Upgrade to the Flash 9 viewer for enhanced content, including the ability to browse & search through your favorite titles.
Click here to learn more!
In a chronicle rich in diversity, detail, and empathy, Elisabeth Bumiller illuminates the many women's lives she shared, and the contradictions she encountered during her three and a half years in India as a reporter for The Washington Post. In their fascinating, complex, and often tragic stories Bumiller found a strength even in powerlessness, and a universality that raises questions for women around the world. She spoke with wealthy sophisticates in New Delhi, villagers in the northern plains, movie stars in Bombay, intellectuals in Calcutta. They revealed to Bumiller the paradoxes of their lives: arranged marriages, social barriers, suburban life, population control, Indira Gandhi, the unrelenting pressure of the dowry system that results in "bride burnings," sex-selective abortion, and female infanticide. As her understanding of the country deepened, Bumiller came to see that India's four hundred million women are the window into its interior world, and into the issues that overwhelm the nation.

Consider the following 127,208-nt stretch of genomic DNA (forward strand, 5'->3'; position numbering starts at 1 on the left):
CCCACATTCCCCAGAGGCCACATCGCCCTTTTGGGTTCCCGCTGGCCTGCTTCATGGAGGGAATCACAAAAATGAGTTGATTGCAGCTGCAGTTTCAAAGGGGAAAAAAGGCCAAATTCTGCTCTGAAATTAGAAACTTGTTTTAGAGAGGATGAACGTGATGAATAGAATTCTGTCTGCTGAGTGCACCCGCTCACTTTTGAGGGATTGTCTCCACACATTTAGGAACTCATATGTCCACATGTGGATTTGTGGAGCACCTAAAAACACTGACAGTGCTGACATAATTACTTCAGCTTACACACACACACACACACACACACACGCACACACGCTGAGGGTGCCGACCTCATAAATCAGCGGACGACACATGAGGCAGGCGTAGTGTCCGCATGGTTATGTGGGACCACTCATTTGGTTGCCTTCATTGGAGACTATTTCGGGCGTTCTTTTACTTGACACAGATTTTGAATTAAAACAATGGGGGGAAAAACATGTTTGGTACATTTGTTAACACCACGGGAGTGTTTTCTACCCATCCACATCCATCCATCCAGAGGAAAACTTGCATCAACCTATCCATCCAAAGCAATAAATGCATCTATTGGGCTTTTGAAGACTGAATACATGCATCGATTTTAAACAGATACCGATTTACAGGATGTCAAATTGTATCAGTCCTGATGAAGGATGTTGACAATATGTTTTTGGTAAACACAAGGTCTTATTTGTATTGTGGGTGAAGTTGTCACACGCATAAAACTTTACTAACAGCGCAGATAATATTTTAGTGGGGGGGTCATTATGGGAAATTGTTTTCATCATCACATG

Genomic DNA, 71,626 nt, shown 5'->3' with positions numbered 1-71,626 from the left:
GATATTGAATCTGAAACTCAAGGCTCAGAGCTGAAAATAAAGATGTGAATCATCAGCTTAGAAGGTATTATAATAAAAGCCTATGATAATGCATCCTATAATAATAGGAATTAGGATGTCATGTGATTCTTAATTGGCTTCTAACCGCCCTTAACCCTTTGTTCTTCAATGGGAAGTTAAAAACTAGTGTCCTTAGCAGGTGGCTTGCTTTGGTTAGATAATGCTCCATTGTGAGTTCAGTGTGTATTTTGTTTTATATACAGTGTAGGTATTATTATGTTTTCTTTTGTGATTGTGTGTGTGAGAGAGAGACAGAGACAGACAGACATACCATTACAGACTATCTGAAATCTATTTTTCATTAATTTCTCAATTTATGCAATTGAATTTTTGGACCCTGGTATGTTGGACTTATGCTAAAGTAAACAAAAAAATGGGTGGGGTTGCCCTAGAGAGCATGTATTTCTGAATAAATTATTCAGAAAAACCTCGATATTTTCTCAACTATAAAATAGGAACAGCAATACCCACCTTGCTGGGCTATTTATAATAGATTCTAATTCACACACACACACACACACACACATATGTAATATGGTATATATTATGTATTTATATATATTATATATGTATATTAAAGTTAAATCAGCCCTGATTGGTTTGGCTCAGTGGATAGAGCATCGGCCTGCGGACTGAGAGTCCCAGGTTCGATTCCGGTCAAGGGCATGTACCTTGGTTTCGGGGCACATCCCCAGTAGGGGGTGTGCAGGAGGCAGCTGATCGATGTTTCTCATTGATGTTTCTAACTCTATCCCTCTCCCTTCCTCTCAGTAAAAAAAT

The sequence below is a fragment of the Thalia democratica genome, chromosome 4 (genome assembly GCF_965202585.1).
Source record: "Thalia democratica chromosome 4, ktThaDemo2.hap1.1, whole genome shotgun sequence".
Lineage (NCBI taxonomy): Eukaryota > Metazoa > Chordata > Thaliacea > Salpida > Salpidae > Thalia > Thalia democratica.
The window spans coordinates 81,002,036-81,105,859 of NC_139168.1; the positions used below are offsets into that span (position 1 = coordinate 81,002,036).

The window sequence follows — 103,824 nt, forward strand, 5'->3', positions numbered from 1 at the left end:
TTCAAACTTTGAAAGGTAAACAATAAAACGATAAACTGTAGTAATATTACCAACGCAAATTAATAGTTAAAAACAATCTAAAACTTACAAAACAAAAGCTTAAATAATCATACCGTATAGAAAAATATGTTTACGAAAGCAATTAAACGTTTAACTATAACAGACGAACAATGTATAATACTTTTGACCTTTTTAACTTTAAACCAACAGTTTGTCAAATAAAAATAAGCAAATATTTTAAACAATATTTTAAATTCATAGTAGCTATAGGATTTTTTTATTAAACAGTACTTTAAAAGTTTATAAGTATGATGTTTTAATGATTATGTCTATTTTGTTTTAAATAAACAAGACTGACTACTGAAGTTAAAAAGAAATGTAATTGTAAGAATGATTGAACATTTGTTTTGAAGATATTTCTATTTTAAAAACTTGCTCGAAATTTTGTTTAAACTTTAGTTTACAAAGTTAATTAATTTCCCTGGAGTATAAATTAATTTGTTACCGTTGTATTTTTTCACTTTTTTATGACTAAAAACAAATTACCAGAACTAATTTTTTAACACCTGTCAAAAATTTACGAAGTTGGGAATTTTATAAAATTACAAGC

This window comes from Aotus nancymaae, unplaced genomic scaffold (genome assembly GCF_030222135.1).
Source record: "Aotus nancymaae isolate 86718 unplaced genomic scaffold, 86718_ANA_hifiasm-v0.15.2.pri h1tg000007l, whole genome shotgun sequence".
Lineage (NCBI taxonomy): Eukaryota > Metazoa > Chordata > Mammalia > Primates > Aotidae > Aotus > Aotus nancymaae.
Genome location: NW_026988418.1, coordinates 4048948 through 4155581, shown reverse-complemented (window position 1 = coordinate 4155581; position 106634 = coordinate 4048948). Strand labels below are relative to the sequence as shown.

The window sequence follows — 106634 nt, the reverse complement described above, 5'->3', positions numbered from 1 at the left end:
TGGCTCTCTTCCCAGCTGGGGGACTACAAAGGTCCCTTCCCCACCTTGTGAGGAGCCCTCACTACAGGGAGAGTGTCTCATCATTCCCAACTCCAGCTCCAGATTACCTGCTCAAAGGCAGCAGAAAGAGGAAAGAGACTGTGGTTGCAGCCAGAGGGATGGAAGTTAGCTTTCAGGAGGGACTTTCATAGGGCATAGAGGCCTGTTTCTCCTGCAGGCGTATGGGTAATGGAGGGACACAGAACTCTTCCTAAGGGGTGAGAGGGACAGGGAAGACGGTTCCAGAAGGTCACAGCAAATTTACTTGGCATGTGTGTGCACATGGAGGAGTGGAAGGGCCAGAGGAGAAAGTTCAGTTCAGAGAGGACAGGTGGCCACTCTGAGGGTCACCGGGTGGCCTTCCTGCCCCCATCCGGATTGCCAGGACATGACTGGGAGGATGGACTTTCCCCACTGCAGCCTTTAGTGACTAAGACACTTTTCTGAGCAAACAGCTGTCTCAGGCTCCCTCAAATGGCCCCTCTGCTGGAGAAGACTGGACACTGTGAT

"A splendid book... nobody has written of India's women, behind the mud walls of their 560,000 villages, with greater empathy... A fine and affectionate guide and the most stimulating and thought-provoking book on India in a long time." -The Washington Post Book World
With 8pp. photo insert.